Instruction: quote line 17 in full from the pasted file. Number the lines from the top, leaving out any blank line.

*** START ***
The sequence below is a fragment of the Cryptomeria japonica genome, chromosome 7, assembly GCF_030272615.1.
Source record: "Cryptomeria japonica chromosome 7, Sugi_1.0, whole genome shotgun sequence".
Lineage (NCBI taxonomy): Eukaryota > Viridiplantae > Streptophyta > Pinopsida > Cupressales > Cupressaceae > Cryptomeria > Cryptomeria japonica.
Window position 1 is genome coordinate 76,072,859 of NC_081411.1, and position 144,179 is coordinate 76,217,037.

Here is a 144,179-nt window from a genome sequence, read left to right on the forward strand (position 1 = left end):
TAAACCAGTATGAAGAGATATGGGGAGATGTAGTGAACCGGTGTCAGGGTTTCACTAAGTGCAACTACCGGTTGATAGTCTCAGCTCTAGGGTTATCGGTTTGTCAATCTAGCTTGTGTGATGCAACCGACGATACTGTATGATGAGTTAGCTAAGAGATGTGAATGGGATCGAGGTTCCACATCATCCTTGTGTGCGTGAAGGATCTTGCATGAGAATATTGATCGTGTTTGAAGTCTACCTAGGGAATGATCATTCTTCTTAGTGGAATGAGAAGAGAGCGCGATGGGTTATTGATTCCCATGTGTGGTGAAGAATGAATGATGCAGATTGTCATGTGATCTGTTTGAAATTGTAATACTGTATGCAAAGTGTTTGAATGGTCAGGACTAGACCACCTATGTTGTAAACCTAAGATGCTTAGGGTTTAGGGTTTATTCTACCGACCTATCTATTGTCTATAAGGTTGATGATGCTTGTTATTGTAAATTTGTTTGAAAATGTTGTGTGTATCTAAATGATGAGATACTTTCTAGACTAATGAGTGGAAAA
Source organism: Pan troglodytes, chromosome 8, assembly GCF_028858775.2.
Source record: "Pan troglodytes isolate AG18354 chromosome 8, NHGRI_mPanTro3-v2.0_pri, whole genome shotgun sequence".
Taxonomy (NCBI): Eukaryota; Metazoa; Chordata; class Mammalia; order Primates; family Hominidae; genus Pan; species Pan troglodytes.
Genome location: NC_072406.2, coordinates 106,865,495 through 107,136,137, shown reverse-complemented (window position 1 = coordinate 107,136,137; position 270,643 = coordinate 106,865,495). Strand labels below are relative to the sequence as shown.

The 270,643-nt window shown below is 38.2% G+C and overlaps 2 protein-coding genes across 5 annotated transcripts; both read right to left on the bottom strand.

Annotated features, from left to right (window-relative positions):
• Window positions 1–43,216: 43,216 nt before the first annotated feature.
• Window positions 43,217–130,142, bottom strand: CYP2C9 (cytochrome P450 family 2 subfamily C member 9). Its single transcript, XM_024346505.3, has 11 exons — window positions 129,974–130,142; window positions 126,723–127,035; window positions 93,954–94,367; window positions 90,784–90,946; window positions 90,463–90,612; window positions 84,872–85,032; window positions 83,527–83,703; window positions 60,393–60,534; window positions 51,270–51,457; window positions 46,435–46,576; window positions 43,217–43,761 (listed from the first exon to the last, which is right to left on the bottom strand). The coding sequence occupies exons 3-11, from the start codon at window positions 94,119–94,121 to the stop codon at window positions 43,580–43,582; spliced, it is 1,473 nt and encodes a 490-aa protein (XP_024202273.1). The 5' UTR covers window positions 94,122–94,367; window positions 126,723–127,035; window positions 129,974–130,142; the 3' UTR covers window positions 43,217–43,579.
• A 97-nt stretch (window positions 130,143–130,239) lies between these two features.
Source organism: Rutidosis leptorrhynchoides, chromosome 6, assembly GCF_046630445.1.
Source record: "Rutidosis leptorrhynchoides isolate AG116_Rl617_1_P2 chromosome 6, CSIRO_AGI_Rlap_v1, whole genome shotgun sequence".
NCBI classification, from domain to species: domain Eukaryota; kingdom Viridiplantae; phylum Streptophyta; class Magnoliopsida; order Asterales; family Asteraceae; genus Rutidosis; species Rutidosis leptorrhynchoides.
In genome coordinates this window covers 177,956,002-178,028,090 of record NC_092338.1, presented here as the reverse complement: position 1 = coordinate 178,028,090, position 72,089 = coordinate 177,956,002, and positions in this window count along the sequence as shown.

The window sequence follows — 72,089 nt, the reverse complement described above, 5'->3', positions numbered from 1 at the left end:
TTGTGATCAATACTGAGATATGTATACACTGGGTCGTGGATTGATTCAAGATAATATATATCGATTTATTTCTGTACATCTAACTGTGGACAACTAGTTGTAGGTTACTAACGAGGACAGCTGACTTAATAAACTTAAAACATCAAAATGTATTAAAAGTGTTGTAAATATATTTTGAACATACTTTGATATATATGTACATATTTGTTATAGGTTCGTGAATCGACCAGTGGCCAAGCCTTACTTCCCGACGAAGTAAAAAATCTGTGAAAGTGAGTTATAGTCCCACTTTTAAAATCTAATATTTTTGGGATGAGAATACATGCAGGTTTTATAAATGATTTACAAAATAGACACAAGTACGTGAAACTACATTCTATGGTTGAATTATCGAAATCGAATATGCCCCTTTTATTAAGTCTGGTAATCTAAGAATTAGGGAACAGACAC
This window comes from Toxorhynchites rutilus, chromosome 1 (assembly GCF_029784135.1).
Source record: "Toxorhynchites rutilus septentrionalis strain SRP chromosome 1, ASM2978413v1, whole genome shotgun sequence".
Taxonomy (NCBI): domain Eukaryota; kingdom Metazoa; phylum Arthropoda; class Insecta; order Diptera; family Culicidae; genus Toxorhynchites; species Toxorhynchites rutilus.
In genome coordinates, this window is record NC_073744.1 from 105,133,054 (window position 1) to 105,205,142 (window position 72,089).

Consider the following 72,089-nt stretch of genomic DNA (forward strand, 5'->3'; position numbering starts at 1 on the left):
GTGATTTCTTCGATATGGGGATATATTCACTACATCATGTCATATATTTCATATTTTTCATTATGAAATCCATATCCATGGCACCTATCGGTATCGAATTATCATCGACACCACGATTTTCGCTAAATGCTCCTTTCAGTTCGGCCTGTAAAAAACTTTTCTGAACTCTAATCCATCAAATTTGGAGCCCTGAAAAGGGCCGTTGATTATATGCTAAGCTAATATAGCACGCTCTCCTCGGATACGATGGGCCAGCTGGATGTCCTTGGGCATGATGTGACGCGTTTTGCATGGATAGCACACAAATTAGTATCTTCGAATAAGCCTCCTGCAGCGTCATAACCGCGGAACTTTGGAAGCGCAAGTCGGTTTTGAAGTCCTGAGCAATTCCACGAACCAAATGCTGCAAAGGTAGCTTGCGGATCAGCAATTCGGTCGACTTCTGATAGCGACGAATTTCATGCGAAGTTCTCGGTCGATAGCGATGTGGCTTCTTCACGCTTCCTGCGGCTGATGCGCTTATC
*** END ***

Source record: "Rutidosis leptorrhynchoides isolate AG116_Rl617_1_P2 chromosome 6, CSIRO_AGI_Rlap_v1, whole genome shotgun sequence".